Nazis on the moon. It’s a concept so simple, yet so outlandish, so instantly amusing, that it would be nearly impossible to screw it up. And yet, we have IRON SKY, which has risen – or possibly sunk – to that very challenge. The film has been in the pipeline for a long time. It brought us a teaser trailer way back that instantly made exploitation fans wild with anticipation. Now that the finished product is here, it is our unenviable task to figure out where it all went wrong.
The year is 2018. A manned mission has been sent to the dark side of the moon, not for scientific study, but as a cheap political stunt and perhaps some good old-fashioned mining for natural resources. Unfortunately, no sooner do the astronauts land then they stumble on a secret Nazi moon base. When the Nazis are done, the only survivor is African-American model-turned-space-explorer James Washington (Christopher Kirby). The only person who is sympathetic towards him, even if she is misguided, is Renate Richter (Julia Dietze). Although claiming to be an expert on Earth, she has been completely misled about its customs, as well as the history and purpose of the Nazi party. There are others on the moon in her same position apparently, but we never find out who or how many. For much of the film, it’s just Renate being oblivious to the fascist agenda around her.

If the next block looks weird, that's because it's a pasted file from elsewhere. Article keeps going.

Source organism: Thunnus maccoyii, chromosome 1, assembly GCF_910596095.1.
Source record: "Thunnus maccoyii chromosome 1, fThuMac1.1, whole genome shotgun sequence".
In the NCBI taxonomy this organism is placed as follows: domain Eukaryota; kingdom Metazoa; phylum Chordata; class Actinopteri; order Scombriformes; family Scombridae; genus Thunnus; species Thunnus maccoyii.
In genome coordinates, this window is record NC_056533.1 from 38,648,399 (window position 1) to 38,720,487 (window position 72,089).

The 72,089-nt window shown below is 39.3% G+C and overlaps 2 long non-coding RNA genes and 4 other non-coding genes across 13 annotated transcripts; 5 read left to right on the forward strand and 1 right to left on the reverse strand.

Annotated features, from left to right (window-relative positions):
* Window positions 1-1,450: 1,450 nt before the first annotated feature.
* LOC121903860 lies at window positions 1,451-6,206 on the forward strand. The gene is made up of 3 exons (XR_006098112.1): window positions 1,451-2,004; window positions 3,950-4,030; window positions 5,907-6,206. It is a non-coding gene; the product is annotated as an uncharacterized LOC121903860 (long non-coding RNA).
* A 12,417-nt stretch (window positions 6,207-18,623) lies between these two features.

Back on Earth, the White House is in an uproar. The President of the United States (Stephanie Paul), who is obviously modeled after Sarah Palin, figured sending a black man to the moon would be a surefire way to earn her re-election. Now that the mission has failed and all involved are believed dead, she’s barking at everyone to give her results. This includes her chief spin doctor, Vivian Wagner (Peta Sergeant), who in turn barks at her underlings to figure a way out of this mess.